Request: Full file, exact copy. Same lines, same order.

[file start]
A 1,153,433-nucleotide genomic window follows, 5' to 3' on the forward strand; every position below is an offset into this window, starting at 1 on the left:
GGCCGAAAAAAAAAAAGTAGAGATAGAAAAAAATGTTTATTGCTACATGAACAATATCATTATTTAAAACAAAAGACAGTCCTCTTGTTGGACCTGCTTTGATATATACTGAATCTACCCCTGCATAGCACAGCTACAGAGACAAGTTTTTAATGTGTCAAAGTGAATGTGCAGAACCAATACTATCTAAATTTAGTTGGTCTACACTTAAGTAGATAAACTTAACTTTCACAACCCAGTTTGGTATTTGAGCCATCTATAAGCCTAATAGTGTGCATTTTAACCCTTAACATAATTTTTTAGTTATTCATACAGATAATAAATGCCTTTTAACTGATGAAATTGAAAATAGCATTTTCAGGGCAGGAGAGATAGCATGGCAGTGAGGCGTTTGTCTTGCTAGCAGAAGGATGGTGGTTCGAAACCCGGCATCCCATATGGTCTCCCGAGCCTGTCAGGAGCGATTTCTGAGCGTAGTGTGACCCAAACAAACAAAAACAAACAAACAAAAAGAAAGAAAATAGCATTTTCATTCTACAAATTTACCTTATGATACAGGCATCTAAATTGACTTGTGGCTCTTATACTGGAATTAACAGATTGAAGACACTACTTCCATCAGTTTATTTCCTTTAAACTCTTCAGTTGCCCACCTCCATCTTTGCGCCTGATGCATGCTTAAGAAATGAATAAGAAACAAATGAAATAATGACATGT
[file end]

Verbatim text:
A 1,153,433-nucleotide genomic window follows, 5' to 3' on the forward strand; every position below is an offset into this window, starting at 1 on the left:
GGCCGAAAAAAAAAAAGTAGAGATAGAAAAAAATGTTTATTGCTACATGAACAATATCATTATTTAAAACAAAAGACAGTCCTCTTGTTGGACCTGCTTTGATATATACTGAATCTACCCCTGCATAGCACAGCTACAGAGACAAGTTTTTAATGTGTCAAAGTGAATGTGCAGAACCAATACTATCTAAATTTAGTTGGTCTACACTTAAGTAGATAAACTTAACTTTCACAACCCAGTTTGGTATTTGAGCCATCTATAAGCCTAATAGTGTGCATTTTAACCCTTAACATAATTTTTTAGTTATTCATACAGATAATAAATGCCTTTTAACTGATGAAATTGAAAATAGCATTTTCAGGGCAGGAGAGATAGCATGGCAGTGAGGCGTTTGTCTTGCTAGCAGAAGGATGGTGGTTCGAAACCCGGCATCCCATATGGTCTCCCGAGCCTGTCAGGAGCGATTTCTGAGCGTAGTGTGACCCAAACAAACAAAAACAAACAAACAAAAAGAAAGAAAATAGCATTTTCATTCTACAAATTTACCTTATGATACAGGCATCTAAATTGACTTGTGGCTCTTATACTGGAATTAACAGATTGAAGACACTACTTCCATCAGTTTATTTCCTTTAAACTCTTCAGTTGCCCACCTCCATCTTTGCGCCTGATGCATGCTTAAGAAATGAATAAGAAACAAATGAAATAATGACATGT